Brooklyn: Action Filed Over School Admissions

The first legal challenge against Hecht-Calandra was launched in 1974. Only 3 years after the law was passed. Since then there’s been a number of legal actions.

Here’s one from 2007.

A public-interest law firm in Washington filed a class-action lawsuit against the New York City Education Department yesterday, charging that a program created to increase the number of black and Hispanic students in the city’s elite specialized high schools violates the Constitution by excluding whites and Asians. The law firm, the Center for Individual Rights, filed the suit in Federal District Court in Brooklyn on behalf of three Chinese-American parents whose children were denied admission to the Specialized High School Institute, which prepares students for the test determining admission to schools like Stuyvesant and the Bronx High School of Science. 

Admission Test’s Scoring Quirk Throws Balance Into Question

Mr. Feinman had stumbled on a little-known facet of the test: because of the complex way it is graded, a student scoring extremely high on one part of the exam has a sharp advantage over a student with high but more balanced scores in each subject.

“As taxpayers and parents, we should know how the test is graded — not necessarily with an eye to changing it — but certainly as a matter of public knowledge,” said Mr. Feinman, who lives on the Upper East Side.

PUTTING DREAMS TO THE TEST: A special report; Elite High School Is a Grueling Exam Away

A NYTimes overview of the test and experiences in 1998.

The Stuyvesant test is officially called the ”Examination for the Specialized Science High Schools” — Stuyvesant, the Bronx High School of Science and Brooklyn Technical High School. The same test is given for admission to all three, and students simply list their first, second and third choice. Since a majority of students list Stuyvesant first — 11,397 out of 18,524 eighth graders who took the most recent test — the cutoff for admission to Stuyvesant is higher.

Testing Time, and Anxiety Is High

Since early December the pace has increased, with nearly 18,000 eighth- and ninth-grade students taking the admission test for the city’s three specialized “science” high schools, Stuyvesant, Bronx Science and Brooklyn Technical; more than 3,300 would-be art, drama, music and dance students auditioning at Fiorello La Guardia, and hundreds of others taking admissions exams for the city’s private nursery, elementary and high schools.

A few tests and auditions remain, but for most city parents and students, this is a time of waiting for results, most of which are made known in February.

First High School Test: Getting In

If the air was fraught with some apprehension, perhaps some was called for. The one-and-a-half-hour multiple-choice test, which includes vocabulary, reading comprehension, logical reasoning and mathematics, is the sole determining factor for admission to the city’s three specialized science high schools — Stuyvesant, Bronx High School of Science and Brooklyn Technical High School.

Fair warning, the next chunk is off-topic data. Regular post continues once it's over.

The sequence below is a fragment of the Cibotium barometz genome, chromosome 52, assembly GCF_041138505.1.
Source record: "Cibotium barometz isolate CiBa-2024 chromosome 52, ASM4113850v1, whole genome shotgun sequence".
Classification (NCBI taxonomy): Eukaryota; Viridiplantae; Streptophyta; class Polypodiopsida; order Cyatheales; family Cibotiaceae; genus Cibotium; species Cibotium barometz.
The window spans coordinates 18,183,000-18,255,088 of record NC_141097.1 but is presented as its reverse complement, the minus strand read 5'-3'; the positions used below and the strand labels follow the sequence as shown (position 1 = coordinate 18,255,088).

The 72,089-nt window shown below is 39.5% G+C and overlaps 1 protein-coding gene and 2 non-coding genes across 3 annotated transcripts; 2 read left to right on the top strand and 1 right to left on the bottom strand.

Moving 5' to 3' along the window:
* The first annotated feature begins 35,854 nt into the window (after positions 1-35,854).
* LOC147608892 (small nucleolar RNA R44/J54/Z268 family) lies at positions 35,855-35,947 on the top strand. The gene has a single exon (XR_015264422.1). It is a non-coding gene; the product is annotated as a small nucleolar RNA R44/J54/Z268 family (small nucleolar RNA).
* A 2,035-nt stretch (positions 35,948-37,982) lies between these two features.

Board of Education officials expect from 17,000 to 18,000 applicants for the ninth and 10th grade classes at the three science schools next fall. About 5,000 will be accepted, and officials expect about 4,000 of those to enroll.

Special Classes Help Gifted in Ghettos

OUTSIDE, there is a burned‐out tenement, a symbol of a devastated inner‐city neighborhood. Inside, a teacher is working on algebra problems with a class of gifted children, preparing them for entrance to specialized high schools.

Of the 16,800 pupils in District 7, 400 are in special progress classes. The district is about 68 percent Hispanic, 31 percent black and 1 percent “other,” meaning white and Oriental.

Madeline Golia, the coordinator of the district’s program for gifted and talented pups, said that admission to the special progress classes is based on several “flexible” standards.

Grouping by Ability Of Students Upheld For New York City

The Federal Government said yesterday that New York City public schools could continue grouping Youngsters by ability even if it led to racially imbalanced classes.

And in a related action, it withdrew a charge that the city’s three academically elite high schools discriminated against black and female students.

The Government actions, contained in an agreement with the Board of Education, resolve a complaint intitated by the Federal Office for Civil Rights in early 1977.The board is expected to make the agreement public today.

New York City’s Discriminating Schools

n a city where residential patterns have made the student bodies of nearly half the public schools predominantly nonwhite, the effective integration of the special schools, and the maintenance of their high academic standards, should be cause for celebration, not condemnation. The Office of Civil Rights may not realize that, racial issues aside, the special schools have been under recurrent attack from those who abhor Jefferson’s “aristocracy of talent” as an affront to egalitarianism. They are dangerously wrong. New York’s special schools are not an aberration but the guiding beacons of public education.

2 Ideals at Issue

Many teachers and principals are convinced that there should be ability grouping for the good of the most able and the least able students. But often these same educators are uneasy over the racial isolation that often results. This has put some programs for bright students on shaky ground.

Classes for gifted children are being abolished, for example, at P.S. 152, down the block from Brooklyn College, because even though the school’s enrollment is becoming increasingly black and Puerto Rican, the gifted classes are disproportionately white.